Painful experiences and suffering also may have brought some good into your life. Many spiritual teachers believe, for example, that suffering can lead to compassion. When you’ve been through painful things yourself, then you might be more likely to have empathy for others going through similar situations. And that’s a great thing. It’s normal to be frightened about losing that part of yourself.

This is painful to hear, but you may also find that you’ve come to use your mental illness or past experiences as a crutch in life. Sometimes, the crutch is quite literal - perhaps you receive disability payments for a mental illness, for example - and at other times, it’s more symbolic. Maybe you’ve used your mental illness or your past as an excuse not to go after your dreams. 

Finally, people are afraid of change in general. Change is scary, period. Especially when you don’t know what’s waiting for you at the end of the road, it’s terrifying to want to change anything about the status quo.

How to Heal and Still Be Yourself

As scary as it can be, healing from the past doesn’t have to mean that you lose parts of your identity that you don't want to let go of. Nothing will ever take away the fact that you went through what you went through, and the lessons you’ve learned won’t disappear.

For example, maybe you escaped an abusive relationship, and you now volunteer at a domestic violence hotline. That’s a wonderful thing to do for your community, and a healthy way to make meaning of your past suffering. Just because you’ve healed from the pain of your experience doesn’t mean that you’ll no longer be able to have deep empathy for other survivors.

To maintain your sense of identity while you’re doing the hard work of healing, ask yourself the following questions:

  • Who would I be without my mental illness or trauma? What about that person do I like?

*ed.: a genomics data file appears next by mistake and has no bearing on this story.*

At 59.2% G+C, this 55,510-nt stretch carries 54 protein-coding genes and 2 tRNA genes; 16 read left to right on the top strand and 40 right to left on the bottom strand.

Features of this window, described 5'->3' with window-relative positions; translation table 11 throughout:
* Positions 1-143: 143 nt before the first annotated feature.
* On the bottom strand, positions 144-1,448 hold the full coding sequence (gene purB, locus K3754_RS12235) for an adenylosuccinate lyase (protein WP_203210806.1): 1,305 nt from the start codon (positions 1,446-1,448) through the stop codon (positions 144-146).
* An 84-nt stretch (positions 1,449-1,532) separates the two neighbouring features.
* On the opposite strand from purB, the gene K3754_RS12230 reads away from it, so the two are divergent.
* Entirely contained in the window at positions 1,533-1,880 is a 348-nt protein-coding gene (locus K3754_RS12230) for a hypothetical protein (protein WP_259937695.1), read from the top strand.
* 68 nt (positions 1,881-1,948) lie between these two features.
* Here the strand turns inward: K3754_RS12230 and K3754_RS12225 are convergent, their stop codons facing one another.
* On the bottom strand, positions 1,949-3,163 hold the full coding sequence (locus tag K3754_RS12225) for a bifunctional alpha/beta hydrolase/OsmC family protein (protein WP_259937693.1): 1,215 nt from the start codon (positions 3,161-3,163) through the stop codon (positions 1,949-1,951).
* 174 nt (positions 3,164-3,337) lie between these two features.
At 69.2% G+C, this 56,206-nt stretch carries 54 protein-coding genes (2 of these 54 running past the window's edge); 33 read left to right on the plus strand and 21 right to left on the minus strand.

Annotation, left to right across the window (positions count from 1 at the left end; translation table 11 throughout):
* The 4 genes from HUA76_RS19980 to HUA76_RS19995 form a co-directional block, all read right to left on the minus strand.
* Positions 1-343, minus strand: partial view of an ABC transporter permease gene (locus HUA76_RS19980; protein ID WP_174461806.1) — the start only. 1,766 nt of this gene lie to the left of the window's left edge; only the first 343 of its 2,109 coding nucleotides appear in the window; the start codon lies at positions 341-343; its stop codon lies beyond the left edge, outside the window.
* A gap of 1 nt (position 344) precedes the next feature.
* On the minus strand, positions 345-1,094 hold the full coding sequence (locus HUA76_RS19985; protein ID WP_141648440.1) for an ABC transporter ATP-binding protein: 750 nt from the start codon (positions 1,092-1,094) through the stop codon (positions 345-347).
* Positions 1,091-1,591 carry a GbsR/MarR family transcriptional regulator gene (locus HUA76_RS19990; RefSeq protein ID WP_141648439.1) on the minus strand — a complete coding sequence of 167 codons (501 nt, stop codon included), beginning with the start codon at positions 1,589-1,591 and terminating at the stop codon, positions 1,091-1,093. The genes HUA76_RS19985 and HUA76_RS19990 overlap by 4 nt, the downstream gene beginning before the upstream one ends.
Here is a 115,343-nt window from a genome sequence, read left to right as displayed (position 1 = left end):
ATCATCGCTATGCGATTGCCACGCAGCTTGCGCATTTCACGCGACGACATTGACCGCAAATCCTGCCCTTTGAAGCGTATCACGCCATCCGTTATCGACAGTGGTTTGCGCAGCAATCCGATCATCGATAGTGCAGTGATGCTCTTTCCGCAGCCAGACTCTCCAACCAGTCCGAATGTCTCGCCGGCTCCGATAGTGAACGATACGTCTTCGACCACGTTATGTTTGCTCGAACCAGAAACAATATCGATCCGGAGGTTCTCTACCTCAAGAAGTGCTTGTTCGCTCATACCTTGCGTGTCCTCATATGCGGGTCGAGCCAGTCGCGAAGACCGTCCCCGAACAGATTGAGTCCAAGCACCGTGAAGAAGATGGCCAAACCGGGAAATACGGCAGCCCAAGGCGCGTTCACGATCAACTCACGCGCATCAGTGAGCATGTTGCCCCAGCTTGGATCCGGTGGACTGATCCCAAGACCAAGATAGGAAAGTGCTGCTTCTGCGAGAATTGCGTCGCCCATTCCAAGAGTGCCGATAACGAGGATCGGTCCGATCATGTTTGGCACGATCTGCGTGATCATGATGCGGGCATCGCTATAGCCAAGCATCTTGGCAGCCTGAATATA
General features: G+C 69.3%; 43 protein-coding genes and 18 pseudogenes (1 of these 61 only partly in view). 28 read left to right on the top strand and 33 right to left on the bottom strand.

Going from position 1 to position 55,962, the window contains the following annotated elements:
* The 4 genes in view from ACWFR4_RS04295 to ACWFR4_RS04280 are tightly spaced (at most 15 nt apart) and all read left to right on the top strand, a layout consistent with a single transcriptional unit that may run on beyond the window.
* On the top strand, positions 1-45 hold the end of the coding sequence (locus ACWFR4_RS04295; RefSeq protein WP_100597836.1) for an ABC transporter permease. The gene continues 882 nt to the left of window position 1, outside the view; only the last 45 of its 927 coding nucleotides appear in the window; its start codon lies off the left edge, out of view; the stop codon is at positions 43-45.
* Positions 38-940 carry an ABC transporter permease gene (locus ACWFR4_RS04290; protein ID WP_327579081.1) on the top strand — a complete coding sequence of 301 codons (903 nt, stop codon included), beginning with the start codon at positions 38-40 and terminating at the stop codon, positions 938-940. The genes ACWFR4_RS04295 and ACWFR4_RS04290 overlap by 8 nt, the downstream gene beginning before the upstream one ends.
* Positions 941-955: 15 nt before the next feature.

• What lessons have I learned from my experiences?
  • What do I appreciate about my mental illness or trauma?
  • In what ways do my mental illness or trauma hold me back?
  • What do I love about myself as I am now?
  • What do I truly value?
  • What could I change about myself to be a happier, more authentic person?

Remember that nothing, not even healing, can take a part of your identity away from you that you don’t want to give up. Think: is it your depression that you love about yourself, or the way your depression makes you able to empathize with others? Is it the mania that you want to keep, or your motivation to go after your dreams?

Your painful experiences might always be a part of you to some extent. At the same time, you are so much more than just these experiences. What else defines you?

Healing Can Change You — in a Good Way

Whether or not you can stay the same person as you heal from mental illness isn’t a black-or-white issue. Ideally, as you heal from your past experiences, you will learn how to let go of things that no longer serve you. You deserve to live a life that’s free from the shackles of mental illness or trauma.

At the same time, that doesn’t mean you need to become a completely different person, either. It’s pointless to think about who you would have been if everything in your life had been different. All we can do is remember that we’re greater than our suffering, and move forward into becoming our fully authentic selves.

What Has Your Healing Journey Done For You?